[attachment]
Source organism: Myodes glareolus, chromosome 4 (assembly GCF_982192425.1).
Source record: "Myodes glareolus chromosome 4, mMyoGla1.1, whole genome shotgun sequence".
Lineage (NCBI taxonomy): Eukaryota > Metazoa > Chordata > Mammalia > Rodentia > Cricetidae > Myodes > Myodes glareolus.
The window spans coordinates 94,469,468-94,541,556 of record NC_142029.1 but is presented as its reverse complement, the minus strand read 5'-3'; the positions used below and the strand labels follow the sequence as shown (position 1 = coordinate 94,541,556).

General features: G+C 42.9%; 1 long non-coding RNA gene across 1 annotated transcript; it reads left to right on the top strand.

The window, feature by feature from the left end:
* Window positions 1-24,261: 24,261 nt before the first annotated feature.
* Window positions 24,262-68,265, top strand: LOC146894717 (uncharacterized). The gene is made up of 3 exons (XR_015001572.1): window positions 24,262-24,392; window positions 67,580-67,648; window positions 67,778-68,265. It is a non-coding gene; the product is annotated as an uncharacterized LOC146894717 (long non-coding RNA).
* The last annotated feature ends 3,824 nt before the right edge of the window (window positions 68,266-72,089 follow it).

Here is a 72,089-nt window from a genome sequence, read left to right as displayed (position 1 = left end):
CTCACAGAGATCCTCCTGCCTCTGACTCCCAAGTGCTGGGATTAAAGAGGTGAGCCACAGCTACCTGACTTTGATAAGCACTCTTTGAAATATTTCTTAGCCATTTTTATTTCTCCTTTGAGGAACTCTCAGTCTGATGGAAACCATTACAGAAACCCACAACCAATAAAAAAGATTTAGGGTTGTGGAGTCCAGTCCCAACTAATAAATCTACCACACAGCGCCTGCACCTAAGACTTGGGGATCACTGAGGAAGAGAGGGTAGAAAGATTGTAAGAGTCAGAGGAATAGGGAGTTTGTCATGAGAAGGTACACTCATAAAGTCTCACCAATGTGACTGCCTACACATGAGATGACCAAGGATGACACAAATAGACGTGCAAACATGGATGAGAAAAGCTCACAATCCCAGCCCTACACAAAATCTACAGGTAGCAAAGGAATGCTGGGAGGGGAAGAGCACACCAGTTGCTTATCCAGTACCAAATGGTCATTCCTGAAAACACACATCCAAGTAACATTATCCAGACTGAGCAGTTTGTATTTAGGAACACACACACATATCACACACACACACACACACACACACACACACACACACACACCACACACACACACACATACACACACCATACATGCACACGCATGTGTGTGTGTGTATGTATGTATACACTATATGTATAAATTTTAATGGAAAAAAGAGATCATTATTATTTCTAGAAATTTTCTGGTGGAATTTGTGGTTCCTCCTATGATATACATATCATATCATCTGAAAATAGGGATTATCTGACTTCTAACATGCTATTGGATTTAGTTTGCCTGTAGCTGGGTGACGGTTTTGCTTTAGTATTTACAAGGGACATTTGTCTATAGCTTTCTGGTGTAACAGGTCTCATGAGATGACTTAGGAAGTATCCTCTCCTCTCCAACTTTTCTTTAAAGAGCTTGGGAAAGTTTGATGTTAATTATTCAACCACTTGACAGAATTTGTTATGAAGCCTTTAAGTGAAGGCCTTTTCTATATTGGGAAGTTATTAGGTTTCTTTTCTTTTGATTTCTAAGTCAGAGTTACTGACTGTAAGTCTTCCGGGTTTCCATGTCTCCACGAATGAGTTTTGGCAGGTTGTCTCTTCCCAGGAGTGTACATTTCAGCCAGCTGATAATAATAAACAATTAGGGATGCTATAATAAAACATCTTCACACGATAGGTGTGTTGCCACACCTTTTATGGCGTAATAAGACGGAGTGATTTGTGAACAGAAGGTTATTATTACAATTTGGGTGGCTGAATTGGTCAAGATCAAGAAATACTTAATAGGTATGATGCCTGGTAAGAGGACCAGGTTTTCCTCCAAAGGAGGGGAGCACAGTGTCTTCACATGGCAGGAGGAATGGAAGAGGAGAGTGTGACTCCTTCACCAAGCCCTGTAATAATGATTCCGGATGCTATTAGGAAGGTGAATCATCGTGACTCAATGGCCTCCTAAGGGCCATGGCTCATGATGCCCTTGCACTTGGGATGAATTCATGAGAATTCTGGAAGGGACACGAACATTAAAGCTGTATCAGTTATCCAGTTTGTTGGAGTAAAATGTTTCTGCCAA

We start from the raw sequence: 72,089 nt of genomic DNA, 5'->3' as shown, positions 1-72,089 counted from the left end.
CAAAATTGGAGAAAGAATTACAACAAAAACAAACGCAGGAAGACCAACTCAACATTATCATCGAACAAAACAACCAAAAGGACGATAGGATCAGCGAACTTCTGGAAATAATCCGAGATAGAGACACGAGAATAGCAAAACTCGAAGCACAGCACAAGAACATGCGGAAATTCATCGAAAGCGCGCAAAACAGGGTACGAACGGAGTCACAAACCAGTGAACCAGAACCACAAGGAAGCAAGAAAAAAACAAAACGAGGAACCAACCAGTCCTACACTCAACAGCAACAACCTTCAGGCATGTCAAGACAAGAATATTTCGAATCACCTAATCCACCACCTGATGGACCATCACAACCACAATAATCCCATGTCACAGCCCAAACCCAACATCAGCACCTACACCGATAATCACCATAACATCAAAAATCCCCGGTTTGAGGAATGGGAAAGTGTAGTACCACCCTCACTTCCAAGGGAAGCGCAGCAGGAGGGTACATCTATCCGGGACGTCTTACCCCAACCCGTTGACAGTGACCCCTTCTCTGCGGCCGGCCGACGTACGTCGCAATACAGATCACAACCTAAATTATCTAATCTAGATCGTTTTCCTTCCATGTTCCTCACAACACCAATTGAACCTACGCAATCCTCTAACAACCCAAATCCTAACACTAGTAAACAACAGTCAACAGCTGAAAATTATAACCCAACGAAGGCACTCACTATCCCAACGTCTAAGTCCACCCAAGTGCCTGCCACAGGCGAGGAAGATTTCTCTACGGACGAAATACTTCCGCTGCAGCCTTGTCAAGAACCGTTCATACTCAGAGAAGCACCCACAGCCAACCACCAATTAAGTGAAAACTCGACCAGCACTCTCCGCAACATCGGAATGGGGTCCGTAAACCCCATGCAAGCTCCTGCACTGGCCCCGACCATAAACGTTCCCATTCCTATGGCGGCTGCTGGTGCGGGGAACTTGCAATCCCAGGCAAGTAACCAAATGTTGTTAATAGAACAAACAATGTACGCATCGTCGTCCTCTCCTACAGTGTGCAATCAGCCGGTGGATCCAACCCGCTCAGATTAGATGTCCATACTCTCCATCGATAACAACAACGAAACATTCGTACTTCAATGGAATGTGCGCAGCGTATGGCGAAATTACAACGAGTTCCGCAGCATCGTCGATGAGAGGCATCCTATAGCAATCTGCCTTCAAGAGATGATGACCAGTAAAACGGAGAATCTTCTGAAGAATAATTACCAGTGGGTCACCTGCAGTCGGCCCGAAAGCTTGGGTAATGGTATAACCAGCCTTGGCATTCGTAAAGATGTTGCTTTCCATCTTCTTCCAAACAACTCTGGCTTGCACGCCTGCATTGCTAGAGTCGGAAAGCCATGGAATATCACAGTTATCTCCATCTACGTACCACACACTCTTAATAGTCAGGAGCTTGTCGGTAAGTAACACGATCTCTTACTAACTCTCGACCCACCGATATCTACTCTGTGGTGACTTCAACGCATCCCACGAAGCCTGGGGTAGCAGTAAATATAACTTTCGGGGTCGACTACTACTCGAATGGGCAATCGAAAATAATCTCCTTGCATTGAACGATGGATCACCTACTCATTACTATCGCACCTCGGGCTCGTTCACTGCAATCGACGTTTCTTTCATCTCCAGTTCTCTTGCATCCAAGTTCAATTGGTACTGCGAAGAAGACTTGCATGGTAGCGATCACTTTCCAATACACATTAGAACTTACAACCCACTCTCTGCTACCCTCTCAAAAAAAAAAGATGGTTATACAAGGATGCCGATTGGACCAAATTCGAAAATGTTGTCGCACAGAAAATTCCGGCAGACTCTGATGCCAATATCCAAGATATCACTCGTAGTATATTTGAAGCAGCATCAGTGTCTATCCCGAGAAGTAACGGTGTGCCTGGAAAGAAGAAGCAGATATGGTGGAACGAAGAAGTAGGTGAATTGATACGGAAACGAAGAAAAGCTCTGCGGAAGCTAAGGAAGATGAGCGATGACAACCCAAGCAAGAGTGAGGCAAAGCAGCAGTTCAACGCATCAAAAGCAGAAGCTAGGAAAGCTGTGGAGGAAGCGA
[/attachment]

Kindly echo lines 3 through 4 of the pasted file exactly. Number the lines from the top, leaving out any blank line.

Lineage (NCBI taxonomy): Eukaryota > Metazoa > Chordata > Mammalia > Rodentia > Cricetidae > Myodes > Myodes glareolus.
The window spans coordinates 94,469,468-94,541,556 of record NC_142029.1 but is presented as its reverse complement, the minus strand read 5'-3'; the positions used below and the strand labels follow the sequence as shown (position 1 = coordinate 94,541,556).